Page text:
Traditional leaders are so dismayed by high levels of corruption, especially related to Covid-19 relief, they are seeking an urgent meeting with the ANC and other former liberation forces to discuss the issue.
Amakhosi have described Covid-19 related corruption as “mutiny against citizenry that is tantamount to treason”.
The Congress of Traditional Leaders of SA (Contralesa) said it had been watching SA’s progress on the slippery slopes of malfeasance and maladministration for many years.
“Even so, we did not dream that our people would stoop so low as to find ways to profiteer at the expense of the health and lives of the people during a pandemic,” it said on Monday.
Contralesa general secretary Zolani Mkiva reflected in a statement on the outcry over corruption since the start of the lockdown.
Most sectors of society have weighed in on the grotesqueness of individuals in the public and private sectors – some with friends and relatives in high places – who took advantage of the pandemic to score profits, he said.
“It is now the prerogative of the traditional leaders, as the last line of defence, to provide guidance to the nation to its people and elected leaders,” said Mkiva.
“Almost on the very day that the first resources were made available to respond to the pandemic, there was a reverberating outcry of corruption over the distribution of food parcels meant to sustain the neediest of our people.
“Many of our municipalities should hang their heads in shame.”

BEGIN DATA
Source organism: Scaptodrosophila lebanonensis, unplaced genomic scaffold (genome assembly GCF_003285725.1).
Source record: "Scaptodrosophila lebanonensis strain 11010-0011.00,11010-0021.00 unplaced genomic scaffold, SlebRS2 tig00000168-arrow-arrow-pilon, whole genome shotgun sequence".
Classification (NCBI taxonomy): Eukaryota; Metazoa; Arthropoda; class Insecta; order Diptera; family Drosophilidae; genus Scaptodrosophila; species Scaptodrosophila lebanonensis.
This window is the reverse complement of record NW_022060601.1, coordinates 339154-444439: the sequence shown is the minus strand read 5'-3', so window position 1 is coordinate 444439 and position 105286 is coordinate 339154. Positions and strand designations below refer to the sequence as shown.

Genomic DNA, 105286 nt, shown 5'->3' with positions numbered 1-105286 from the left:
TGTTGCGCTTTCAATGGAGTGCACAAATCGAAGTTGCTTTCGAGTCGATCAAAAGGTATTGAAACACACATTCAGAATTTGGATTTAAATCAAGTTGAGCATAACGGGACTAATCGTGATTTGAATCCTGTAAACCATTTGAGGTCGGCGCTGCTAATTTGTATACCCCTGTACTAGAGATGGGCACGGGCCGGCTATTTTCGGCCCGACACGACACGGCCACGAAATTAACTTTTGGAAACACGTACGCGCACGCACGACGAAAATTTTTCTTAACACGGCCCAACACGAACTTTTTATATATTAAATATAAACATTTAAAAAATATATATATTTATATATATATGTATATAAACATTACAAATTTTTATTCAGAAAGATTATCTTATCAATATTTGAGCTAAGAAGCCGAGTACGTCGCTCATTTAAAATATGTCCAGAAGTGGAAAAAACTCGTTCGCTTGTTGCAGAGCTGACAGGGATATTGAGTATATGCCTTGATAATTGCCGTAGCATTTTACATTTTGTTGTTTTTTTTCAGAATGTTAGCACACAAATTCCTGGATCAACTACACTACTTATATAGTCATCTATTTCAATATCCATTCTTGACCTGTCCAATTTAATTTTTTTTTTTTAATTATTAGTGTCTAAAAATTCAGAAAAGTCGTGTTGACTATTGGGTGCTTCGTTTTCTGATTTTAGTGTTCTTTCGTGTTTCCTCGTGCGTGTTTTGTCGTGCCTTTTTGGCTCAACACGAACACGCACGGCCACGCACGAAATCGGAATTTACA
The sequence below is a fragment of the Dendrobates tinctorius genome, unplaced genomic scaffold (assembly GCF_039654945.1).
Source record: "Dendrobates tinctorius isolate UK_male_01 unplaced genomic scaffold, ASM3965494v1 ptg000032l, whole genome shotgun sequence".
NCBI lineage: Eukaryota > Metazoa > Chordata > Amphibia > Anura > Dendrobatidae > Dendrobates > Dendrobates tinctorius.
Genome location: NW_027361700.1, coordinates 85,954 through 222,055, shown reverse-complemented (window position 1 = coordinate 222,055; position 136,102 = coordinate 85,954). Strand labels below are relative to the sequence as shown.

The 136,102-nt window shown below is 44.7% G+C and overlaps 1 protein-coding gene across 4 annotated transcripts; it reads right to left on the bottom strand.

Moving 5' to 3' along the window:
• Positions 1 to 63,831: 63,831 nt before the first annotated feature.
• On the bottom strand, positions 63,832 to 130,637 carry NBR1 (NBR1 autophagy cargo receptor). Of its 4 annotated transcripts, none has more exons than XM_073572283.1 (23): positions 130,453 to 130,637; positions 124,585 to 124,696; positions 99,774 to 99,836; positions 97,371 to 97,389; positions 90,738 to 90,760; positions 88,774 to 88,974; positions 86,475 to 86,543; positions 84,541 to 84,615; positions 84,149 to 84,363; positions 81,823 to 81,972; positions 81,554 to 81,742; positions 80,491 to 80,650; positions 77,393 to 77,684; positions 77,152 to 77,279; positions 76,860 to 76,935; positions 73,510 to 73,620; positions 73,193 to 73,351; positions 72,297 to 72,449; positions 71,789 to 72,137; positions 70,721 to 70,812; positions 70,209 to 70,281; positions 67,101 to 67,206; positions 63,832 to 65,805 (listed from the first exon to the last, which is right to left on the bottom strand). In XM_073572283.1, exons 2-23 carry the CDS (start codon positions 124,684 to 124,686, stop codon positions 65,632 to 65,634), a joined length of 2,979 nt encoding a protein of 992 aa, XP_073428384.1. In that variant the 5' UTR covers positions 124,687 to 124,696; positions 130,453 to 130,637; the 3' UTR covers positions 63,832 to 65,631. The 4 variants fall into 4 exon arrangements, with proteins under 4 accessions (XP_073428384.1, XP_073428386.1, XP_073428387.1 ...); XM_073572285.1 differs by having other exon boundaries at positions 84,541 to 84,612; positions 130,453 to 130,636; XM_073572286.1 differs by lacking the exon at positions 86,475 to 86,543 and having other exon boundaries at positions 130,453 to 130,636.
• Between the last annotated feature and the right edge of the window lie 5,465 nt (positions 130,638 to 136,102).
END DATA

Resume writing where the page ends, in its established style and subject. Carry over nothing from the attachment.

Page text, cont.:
He said it was unconscionable that public representatives, on whom citizens rely for help against an invisible enemy, should turn against their own people and play into the enemy’s hands.
Several government leaders and public servants have been accused of doing business with the state.
“It is a gross understatement to call it a mere conflict of interest. It is grand corruption and barbaric robbery of the public purse,” said Mkiva.
“It is a mutiny against citizenry that is tantamount to treason.”
He said the many sectors of society that had spoken out against “the venomous scourge of corruption” deeply entrenched in the government and its systems were correct in their observations that it was not only entrenched in the government but is also institutionalised in the private sector, where it drives “white monopoly capital”.
Mkiva said condemnation alone would not alleviate corruption.
“It goes without saying that if the public office bearers and public servants are defocused by love of money and opulent lifestyles, then the national interests are totally negated,” he said.
Contralesa called for the law to take its course. It proposed that members of the executive at all levels of the government, civil servants and municipal workers be precluded from doing business with the state.
“Government leaders have had more than enough time to establish a set of ethics to guide family members of politicians or officials in respect of doing business with the state,” said Mkiva.
“Talk is easy – now it’s time to act.”
He said Contralesa would seek an urgent meeting with the leadership of the ANC.
“The ANC was founded by our forefathers with a clearly articulated mission. If the leadership of the ANC has forgotten its historic mission and mandate, we will not remind them – we will find a move forward towards the realisation of our total emancipation.”
Amakhosi will also seek meetings with other participants in the liberation movement, the Pan Africanist Congress (PAC), Azapo and the SACP, and with the labour, religious and business sectors.
“Our objective with these meetings is to canvass a set of proposals we wish to put forward to solve our predicament as a nation,” added Mkiva.